The value of domestic heat networks to consumers is to be assessed by the Competition and Markets Authority (CMA) over concerns that it ”may not be working as well as it could be”.
Around half a million homes in the UK are served by about 17,000 heat networks, with some of the largest at the Queen Elizabeth Olympic Park in east London, Sheffield, Southwark energy-from-waste plant (pictured) and Nottingham. Together they provide 10TWh a year – around 2% of UK buildings’ heat demand.
This number is expected to grow significantly to around 20% of all households by 2030, and this forms a significant part of the Government’s strategy to reduce carbon and cut heating bills.
However, the sector is not subject to the same regulation as other forms of energy supply such as mains gas and electricity, and the CMA is concerned that customers may be unable to switch suppliers easily or are locked into long contracts.
- Whether customers are aware of the costs of heat networks both before and after moving into a property
- Whether heat networks are natural monopolies and the impact of differing incentives for builders, operators and customers of heat networks
- The prices, service quality and reliability of heat networks
Andrea Coscelli, CMA chief executive, said: “We have concerns that this sector may not be working as well as it could be for the half a million homes heated by these systems now and the millions that may be connected in the future.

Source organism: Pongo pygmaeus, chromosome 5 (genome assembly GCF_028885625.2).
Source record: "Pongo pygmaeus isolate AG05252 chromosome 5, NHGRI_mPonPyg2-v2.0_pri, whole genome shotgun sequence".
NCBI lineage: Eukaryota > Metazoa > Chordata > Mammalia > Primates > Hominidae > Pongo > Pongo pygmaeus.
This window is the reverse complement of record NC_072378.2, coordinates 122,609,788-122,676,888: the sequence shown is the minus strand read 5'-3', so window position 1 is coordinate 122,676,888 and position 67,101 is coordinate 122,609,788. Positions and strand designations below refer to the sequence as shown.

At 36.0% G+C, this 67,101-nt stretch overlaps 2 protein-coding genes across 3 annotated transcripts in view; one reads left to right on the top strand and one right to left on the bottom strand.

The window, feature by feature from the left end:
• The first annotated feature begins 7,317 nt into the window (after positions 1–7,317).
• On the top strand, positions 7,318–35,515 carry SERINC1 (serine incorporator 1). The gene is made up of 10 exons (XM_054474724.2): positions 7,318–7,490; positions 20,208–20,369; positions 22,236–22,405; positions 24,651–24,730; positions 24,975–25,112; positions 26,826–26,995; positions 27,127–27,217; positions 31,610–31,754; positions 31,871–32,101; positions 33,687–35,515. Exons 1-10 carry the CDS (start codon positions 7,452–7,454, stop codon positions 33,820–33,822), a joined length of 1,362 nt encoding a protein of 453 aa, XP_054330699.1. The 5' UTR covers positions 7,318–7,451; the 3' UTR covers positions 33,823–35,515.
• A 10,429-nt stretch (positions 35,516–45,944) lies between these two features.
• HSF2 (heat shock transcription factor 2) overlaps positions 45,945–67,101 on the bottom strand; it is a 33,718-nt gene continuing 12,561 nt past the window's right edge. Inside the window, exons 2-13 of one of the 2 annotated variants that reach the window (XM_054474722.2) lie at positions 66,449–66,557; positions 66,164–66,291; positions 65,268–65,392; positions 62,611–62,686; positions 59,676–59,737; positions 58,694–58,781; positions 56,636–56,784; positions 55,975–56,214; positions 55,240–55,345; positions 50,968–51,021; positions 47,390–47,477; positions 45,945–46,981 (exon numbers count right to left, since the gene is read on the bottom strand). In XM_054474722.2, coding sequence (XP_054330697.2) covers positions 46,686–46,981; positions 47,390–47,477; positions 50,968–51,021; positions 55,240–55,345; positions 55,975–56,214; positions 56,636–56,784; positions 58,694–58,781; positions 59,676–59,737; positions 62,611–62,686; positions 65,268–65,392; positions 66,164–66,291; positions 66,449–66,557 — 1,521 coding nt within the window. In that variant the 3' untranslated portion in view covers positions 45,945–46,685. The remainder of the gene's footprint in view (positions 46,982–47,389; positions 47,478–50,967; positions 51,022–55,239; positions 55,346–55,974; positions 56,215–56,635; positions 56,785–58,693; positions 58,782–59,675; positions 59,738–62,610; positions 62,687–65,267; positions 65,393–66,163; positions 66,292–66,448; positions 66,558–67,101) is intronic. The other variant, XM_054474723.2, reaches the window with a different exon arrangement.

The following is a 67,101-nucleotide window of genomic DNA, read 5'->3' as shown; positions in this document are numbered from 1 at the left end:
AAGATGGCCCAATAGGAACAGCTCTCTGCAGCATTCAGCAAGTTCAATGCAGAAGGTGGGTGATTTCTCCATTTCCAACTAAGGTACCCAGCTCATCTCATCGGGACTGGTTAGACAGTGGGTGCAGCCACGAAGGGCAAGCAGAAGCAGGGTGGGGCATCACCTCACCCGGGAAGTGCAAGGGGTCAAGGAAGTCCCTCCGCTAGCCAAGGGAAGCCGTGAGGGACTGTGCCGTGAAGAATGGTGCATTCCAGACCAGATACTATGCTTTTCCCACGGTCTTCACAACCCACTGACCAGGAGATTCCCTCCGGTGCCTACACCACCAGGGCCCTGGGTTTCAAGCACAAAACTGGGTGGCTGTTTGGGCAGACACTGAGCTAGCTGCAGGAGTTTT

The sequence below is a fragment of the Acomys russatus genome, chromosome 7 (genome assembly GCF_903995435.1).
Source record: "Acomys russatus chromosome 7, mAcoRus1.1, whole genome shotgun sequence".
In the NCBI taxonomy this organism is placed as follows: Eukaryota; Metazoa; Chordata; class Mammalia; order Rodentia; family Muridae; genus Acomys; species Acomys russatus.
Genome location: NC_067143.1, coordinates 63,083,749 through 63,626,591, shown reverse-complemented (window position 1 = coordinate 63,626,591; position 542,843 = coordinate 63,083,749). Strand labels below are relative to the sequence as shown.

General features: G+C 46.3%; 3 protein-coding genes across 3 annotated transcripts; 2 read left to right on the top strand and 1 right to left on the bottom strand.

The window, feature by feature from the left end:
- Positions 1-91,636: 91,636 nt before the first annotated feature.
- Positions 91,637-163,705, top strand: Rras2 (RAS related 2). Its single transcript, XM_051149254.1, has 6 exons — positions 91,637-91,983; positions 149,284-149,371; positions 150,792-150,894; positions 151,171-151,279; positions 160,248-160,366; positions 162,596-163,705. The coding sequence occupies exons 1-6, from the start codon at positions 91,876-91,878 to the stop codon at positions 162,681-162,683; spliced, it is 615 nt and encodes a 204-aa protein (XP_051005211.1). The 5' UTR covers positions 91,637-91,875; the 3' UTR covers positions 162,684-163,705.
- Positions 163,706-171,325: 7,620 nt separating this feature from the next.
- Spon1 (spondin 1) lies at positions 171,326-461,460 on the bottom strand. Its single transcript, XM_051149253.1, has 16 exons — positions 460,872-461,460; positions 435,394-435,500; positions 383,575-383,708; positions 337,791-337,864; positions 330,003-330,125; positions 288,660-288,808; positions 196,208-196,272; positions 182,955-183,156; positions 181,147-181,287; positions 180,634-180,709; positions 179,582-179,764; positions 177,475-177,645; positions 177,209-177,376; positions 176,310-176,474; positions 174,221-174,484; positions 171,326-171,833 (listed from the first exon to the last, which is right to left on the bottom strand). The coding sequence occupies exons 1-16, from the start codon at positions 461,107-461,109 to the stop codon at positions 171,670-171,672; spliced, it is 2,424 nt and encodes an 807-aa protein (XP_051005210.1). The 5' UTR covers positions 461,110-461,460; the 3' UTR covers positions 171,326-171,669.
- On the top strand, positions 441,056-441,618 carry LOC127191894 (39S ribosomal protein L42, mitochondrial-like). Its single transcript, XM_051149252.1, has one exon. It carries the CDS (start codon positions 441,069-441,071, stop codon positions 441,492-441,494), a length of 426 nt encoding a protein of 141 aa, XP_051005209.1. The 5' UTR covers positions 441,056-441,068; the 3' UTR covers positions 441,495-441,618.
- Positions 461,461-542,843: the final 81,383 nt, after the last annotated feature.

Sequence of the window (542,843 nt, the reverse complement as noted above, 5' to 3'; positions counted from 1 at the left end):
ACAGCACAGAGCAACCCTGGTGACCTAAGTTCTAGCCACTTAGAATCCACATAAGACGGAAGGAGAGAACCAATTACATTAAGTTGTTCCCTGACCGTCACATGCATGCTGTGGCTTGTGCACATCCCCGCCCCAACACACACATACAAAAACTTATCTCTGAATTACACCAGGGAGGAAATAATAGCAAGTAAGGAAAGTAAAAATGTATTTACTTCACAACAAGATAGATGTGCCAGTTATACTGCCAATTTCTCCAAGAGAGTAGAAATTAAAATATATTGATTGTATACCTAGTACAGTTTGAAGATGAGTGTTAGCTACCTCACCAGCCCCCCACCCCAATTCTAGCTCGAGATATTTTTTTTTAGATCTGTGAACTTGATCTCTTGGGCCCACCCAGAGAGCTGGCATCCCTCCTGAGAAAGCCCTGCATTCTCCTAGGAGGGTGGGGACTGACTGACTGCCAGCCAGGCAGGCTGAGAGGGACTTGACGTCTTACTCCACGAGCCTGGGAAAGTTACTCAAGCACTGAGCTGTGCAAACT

”That is why we’re taking a closer look at this market to ensure that heat network customers get a good deal on their energy now and in the future.”
The study will be completed within the next 12 months with an interim report planned within six months.
Meanwhile, the Department for Business, Energy and Industrial Strategy has carried out the first survey of local heat network consumers.
The survey, with more than 5,000 responses between April and July 2017, suggests that, on average, consumers were likely to pay less than non-heat network consumers. They were as satisfied overall with their heating systems as non-heat network consumers.
Consumers on Heat Trust-registered schemes (the voluntary industry-led consumer protection scheme) received more comprehensive billing information, and service interruptions tended to be rectified more quickly.
Claire Perry, minister for climate change and industry said: “As we set out in our Clean Growth Strategy, encouraging the uptake of heat networks is an important way to reduce carbon and cut heating bills for customers.
“This survey of consumers provides an important evidence base as we seek to expand the use of heat networks from now to 2021.”
How much do heat networks consumers pay?
There is evidence of great variation in pricing in the heat network sector, with pockets of heat network consumers paying high annual prices, including some paying more than £1,000 or even £2,000 a year. The mean average price reported was similar on heat networks and domestic gas heating systems. The median price suggested that heat network consumers paid, on average, around £100 less for their heating and hot water compared with non-heat network consumers.